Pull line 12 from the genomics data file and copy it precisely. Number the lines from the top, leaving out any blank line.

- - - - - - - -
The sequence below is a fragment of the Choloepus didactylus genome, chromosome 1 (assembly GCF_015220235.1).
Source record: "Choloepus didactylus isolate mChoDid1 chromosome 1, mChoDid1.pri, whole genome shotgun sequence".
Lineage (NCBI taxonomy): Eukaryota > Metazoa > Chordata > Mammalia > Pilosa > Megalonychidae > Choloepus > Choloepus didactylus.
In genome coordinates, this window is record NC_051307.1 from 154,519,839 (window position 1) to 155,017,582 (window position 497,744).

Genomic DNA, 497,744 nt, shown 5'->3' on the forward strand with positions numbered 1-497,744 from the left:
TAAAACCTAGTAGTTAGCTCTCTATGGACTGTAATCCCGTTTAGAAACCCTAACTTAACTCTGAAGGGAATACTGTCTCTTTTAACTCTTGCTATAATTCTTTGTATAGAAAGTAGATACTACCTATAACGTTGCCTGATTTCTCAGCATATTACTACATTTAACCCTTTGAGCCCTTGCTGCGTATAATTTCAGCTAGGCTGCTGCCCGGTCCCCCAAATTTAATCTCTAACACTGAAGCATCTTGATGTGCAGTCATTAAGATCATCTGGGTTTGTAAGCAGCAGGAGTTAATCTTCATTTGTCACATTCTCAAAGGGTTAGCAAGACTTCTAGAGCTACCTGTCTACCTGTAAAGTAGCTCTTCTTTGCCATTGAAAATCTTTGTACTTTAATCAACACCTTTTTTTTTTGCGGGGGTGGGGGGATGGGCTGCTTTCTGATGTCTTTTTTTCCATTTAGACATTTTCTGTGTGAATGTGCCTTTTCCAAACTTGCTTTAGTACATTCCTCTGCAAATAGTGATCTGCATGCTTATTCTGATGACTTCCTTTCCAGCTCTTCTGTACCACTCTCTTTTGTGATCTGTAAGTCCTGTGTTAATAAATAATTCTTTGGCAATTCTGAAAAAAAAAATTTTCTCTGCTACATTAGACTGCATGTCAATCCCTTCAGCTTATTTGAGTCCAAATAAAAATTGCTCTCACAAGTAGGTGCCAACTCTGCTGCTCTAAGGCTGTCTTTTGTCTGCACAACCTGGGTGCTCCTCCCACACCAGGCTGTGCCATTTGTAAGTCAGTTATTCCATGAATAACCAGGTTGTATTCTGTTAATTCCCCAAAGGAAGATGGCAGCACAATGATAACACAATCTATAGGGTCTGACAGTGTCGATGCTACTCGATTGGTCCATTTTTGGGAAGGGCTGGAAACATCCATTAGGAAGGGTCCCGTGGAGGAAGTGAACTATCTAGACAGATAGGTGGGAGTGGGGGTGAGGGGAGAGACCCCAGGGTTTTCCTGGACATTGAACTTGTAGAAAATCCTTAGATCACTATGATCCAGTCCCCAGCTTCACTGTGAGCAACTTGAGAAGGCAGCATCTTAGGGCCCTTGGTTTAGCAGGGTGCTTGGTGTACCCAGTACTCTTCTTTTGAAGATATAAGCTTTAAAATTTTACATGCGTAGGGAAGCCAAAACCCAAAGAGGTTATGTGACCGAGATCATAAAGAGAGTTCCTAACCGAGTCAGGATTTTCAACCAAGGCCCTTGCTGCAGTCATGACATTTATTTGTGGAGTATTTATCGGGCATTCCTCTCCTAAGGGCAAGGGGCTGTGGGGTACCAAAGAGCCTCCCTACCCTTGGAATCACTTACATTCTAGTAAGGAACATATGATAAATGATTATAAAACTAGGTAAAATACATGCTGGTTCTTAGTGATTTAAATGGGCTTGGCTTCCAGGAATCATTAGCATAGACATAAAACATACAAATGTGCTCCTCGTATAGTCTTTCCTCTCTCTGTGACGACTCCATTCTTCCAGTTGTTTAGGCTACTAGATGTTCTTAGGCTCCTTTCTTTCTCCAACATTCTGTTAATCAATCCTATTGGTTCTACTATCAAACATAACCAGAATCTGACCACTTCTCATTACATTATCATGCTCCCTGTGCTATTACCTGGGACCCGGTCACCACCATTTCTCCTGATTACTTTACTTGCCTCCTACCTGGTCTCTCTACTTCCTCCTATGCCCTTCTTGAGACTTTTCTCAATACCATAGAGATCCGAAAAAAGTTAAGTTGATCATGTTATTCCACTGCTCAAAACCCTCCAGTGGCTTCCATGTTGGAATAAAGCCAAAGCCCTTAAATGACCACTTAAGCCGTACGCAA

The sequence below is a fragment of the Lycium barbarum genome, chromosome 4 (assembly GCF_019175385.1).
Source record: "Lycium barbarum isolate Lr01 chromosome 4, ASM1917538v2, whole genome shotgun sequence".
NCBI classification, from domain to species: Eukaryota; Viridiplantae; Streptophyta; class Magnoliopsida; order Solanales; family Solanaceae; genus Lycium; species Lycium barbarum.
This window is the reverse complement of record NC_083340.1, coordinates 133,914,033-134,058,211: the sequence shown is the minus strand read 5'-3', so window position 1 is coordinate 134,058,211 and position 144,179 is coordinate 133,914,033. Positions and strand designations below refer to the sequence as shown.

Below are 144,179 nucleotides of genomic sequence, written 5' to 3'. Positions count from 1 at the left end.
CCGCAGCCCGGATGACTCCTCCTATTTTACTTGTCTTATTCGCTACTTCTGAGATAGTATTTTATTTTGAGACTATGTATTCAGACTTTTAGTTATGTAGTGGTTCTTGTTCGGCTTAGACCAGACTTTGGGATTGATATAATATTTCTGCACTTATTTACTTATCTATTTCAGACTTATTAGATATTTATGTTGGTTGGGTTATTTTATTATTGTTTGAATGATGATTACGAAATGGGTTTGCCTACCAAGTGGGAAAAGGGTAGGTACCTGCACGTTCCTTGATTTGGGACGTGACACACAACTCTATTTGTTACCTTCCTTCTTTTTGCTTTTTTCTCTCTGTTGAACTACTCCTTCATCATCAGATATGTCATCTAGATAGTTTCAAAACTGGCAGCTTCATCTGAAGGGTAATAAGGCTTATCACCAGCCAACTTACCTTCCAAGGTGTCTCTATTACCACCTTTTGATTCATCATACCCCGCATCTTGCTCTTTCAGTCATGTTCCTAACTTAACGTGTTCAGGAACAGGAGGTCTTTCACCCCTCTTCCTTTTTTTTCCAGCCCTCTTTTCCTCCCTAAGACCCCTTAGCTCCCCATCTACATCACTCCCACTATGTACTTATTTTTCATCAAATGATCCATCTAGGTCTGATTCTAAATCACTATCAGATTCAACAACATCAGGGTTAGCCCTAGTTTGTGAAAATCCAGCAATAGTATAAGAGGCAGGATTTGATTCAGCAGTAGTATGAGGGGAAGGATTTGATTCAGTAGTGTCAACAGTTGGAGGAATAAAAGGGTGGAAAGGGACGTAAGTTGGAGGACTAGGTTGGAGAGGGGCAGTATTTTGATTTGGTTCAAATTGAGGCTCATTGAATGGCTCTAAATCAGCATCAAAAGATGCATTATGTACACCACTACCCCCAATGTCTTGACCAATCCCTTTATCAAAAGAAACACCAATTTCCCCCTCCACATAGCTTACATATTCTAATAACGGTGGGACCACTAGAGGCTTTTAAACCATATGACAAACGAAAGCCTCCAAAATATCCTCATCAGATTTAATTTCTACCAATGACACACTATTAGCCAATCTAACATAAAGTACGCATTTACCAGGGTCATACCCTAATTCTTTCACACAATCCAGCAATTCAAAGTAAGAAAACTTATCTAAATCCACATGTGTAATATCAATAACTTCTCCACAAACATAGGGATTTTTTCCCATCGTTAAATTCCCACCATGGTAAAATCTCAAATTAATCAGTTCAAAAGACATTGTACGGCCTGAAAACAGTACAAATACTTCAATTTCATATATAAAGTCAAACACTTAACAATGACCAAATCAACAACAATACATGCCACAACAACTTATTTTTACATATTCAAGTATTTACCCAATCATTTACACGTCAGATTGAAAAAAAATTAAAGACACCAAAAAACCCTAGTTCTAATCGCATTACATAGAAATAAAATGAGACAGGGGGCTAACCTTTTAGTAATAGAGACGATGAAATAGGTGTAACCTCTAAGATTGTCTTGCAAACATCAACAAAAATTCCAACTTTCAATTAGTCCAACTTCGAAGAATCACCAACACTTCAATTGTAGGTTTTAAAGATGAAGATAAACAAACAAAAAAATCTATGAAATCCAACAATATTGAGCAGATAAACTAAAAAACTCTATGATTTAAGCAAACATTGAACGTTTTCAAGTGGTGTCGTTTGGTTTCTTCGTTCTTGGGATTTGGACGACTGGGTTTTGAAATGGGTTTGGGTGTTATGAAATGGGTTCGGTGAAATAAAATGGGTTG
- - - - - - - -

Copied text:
CCGCAGCCCGGATGACTCCTCCTATTTTACTTGTCTTATTCGCTACTTCTGAGATAGTATTTTATTTTGAGACTATGTATTCAGACTTTTAGTTATGTAGTGGTTCTTGTTCGGCTTAGACCAGACTTTGGGATTGATATAATATTTCTGCACTTATTTACTTATCTATTTCAGACTTATTAGATATTTATGTTGGTTGGGTTATTTTATTATTGTTTGAATGATGATTACGAAATGGGTTTGCCTACCAAGTGGGAAAAGGGTAGGTACCTGCACGTTCCTTGATTTGGGACGTGACACACAACTCTATTTGTTACCTTCCTTCTTTTTGCTTTTTTCTCTCTGTTGAACTACTCCTTCATCATCAGATATGTCATCTAGATAGTTTCAAAACTGGCAGCTTCATCTGAAGGGTAATAAGGCTTATCACCAGCCAACTTACCTTCCAAGGTGTCTCTATTACCACCTTTTGATTCATCATACCCCGCATCTTGCTCTTTCAGTCATGTTCCTAACTTAACGTGTTCAGGAACAGGAGGTCTTTCACCCCTCTTCCTTTTTTTTCCAGCCCTCTTTTCCTCCCTAAGACCCCTTAGCTCCCCATCTACATCACTCCCACTATGTACTTATTTTTCATCAAATGATCCATCTAGGTCTGATTCTAAATCACTATCAGATTCAACAACATCAGGGTTAGCCCTAGTTTGTGAAAATCCAGCAATAGTATAAGAGGCAGGATTTGATTCAGCAGTAGTATGAGGGGAAGGATTTGATTCAGTAGTGTCAACAGTTGGAGGAATAAAAGGGTGGAAAGGGACGTAAGTTGGAGGACTAGGTTGGAGAGGGGCAGTATTTTGATTTGGTTCAAATTGAGGCTCATTGAATGGCTCTAAATCAGCATCAAAAGATGCATTATGTACACCACTACCCCCAATGTCTTGACCAATCCCTTTATCAAAAGAAACACCAATTTCCCCCTCCACATAGCTTACATATTCTAATAACGGTGGGACCACTAGAGGCTTTTAAACCATATGACAAACGAAAGCCTCCAAAATATCCTCATCAGATTTAATTTCTACCAATGACACACTATTAGCCAATCTAACATAAAGTACGCATTTACCAGGGTCATACCCTAATTCTTTCACACAATCCAGCAATTCAAAGTAAGAAAACTTATCTAAATCCACATGTGTAATATCAATAACTTCTCCACAAACATAGGGATTTTTTCCCATCGTTAAATTCCCACCATGGTAAAATCTCAAATTAATCAGTTCAAAAGACATTGTACGGCCTGAAAACAGTACAAATACTTCAATTTCATATATAAAGTCAAACACTTAACAATGACCAAATCAACAACAATACATGCCACAACAACTTATTTTTACATATTCAAGTATTTACCCAATCATTTACACGTCAGATTGAAAAAAAATTAAAGACACCAAAAAACCCTAGTTCTAATCGCATTACATAGAAATAAAATGAGACAGGGGGCTAACCTTTTAGTAATAGAGACGATGAAATAGGTGTAACCTCTAAGATTGTCTTGCAAACATCAACAAAAATTCCAACTTTCAATTAGTCCAACTTCGAAGAATCACCAACACTTCAATTGTAGGTTTTAAAGATGAAGATAAACAAACAAAAAAATCTATGAAATCCAACAATATTGAGCAGATAAACTAAAAAACTCTATGATTTAAGCAAACATTGAACGTTTTCAAGTGGTGTCGTTTGGTTTCTTCGTTCTTGGGATTTGGACGACTGGGTTTTGAAATGGGTTTGGGTGTTATGAAATGGGTTCGGTGAAATAAAATGGGTTG